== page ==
This week we’re introducing you to Liberty and Revolution hops, two of the varieties we grow at Rogue Farms. This is second part of our Know Your Hops stories we’re posting during IPA May, a 31-day celebration of America’s favorite style of craft beer.
We start with a look at why the Willamette Valley and Rogue Farms is such a great place to grow hops. The answer is the soil, the climate and location. In other words, the terroir.
The soil at Rogue Farms is made up of alluvial loam that was deposited here by Ice Age floods and winter flooding along the Willamette River. Not only are these some of the richest soils, they drain well. Hops are susceptible to fungal diseases. Soil that easily sheds excess moisture is a huge benefit.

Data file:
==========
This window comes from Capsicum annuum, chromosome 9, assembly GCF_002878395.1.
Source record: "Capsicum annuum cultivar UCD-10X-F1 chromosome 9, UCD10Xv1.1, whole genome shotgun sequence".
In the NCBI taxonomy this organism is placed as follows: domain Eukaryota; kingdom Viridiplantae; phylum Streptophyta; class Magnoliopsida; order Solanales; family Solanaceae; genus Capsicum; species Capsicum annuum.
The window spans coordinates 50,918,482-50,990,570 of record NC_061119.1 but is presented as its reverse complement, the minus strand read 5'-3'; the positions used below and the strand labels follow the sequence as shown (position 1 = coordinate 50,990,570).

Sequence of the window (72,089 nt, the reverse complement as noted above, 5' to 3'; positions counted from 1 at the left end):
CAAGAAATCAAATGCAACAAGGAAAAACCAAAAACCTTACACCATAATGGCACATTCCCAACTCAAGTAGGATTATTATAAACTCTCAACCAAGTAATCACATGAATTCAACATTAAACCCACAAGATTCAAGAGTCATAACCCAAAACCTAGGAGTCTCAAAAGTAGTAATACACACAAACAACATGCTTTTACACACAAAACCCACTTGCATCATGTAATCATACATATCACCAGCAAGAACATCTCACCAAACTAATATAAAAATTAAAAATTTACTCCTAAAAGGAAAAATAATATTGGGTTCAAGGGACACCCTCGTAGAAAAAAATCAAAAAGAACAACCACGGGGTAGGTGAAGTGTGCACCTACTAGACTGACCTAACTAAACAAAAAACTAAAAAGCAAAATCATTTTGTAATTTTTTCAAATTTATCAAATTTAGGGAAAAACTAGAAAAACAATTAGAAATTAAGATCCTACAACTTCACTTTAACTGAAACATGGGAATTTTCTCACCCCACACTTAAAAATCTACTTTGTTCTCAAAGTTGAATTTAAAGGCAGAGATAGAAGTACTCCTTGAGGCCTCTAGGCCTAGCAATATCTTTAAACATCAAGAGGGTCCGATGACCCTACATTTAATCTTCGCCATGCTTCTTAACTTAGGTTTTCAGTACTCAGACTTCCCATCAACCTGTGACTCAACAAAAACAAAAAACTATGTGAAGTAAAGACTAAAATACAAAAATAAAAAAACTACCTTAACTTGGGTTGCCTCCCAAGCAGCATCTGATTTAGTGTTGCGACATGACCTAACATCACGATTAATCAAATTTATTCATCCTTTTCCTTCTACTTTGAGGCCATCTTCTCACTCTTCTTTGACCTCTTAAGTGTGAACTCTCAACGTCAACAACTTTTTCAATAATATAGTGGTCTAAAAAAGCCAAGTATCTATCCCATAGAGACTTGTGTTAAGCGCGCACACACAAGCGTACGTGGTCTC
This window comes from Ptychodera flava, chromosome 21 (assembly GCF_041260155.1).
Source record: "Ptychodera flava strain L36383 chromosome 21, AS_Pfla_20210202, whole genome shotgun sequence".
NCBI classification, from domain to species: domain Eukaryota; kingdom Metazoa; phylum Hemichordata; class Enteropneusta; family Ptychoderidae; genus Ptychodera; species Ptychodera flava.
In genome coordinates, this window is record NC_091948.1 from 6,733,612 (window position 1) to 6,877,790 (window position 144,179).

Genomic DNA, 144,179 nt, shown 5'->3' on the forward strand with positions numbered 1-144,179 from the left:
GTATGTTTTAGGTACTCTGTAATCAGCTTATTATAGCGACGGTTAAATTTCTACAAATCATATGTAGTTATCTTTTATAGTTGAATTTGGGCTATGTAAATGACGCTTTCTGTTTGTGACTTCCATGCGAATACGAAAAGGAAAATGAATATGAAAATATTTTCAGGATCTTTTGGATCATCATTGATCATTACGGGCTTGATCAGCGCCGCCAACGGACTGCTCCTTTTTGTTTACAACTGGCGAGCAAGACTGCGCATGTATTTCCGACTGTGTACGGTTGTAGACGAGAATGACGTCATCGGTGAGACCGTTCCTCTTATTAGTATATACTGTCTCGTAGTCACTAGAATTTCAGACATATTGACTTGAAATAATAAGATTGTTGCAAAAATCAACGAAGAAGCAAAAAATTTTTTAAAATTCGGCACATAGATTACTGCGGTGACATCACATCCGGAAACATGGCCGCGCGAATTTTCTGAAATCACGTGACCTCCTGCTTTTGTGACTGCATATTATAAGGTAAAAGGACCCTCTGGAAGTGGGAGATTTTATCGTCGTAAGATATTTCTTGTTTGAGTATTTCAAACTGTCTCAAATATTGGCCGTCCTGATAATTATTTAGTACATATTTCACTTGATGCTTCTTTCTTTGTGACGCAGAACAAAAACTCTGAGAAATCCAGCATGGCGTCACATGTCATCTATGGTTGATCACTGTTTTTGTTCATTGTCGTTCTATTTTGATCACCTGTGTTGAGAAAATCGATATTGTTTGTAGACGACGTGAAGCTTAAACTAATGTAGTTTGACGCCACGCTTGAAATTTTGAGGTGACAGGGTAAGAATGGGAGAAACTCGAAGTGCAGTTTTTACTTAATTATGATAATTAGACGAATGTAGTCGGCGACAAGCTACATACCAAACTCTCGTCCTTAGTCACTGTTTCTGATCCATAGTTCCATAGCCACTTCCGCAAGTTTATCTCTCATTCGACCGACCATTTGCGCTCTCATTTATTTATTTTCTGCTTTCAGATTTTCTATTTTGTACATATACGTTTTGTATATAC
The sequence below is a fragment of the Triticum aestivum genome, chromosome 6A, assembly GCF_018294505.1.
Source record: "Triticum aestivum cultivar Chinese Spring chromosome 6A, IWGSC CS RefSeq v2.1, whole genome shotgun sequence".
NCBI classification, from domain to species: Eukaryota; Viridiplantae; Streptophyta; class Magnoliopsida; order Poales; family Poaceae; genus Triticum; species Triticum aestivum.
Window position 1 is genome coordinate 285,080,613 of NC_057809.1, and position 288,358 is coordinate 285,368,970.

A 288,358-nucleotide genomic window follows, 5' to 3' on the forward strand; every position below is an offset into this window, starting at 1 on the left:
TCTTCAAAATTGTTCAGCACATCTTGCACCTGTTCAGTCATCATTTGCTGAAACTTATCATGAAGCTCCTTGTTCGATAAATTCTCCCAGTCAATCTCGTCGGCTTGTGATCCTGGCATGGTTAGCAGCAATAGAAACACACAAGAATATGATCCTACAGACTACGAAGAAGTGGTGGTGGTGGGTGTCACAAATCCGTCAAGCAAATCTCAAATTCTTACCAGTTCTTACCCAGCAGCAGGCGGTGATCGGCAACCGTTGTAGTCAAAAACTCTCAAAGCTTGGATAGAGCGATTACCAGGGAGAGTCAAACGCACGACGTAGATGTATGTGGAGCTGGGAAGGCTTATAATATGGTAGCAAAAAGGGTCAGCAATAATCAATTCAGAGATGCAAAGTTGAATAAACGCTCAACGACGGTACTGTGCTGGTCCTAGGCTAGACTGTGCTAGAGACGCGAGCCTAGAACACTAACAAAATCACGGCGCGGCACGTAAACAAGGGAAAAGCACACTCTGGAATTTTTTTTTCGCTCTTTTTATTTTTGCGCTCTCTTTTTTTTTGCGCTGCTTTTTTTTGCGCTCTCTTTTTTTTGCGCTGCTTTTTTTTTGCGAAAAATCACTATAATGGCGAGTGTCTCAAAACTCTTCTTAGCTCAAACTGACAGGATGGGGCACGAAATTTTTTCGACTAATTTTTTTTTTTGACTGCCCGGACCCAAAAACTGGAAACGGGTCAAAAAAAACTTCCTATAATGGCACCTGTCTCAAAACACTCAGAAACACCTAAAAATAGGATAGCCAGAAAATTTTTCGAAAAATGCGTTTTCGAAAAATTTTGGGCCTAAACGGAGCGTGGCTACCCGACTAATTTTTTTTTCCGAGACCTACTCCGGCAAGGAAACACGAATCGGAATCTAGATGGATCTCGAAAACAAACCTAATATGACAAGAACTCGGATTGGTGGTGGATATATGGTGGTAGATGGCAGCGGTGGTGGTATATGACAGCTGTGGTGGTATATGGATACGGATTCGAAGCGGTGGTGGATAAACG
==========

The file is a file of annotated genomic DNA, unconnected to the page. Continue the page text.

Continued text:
Western Oregon’s famed rainy winters are great for hops, delivering moisture at the time when they need it most. What’s not so well known is that the summers here are mostly sunny and warm, delivering sunshine when hops need that the most.
Rogue Farms is almost smack dab on the 45th parallel north. So not only do we get lots of sunny days in summer, we get long periods of daylight. From about mid-May to mid-July, the daylight stretches 15 hours and longer. This is perfectly timed to the hops growing season.
Revolution and Liberty are two of the hops we use to brew 6 Hop IPA, one of the beers in our Hop Family series of IPAs. If you’re unsure of what the technical specifications mean, we explained them in last week’s story.
There’s always something to learn about hops, and the best place for that is at Rogue Farms in Independence, Oregon, where we’ve been growing our own hops for nearly a decade. Join us this spring, have a beer with us, and watch the hops grow!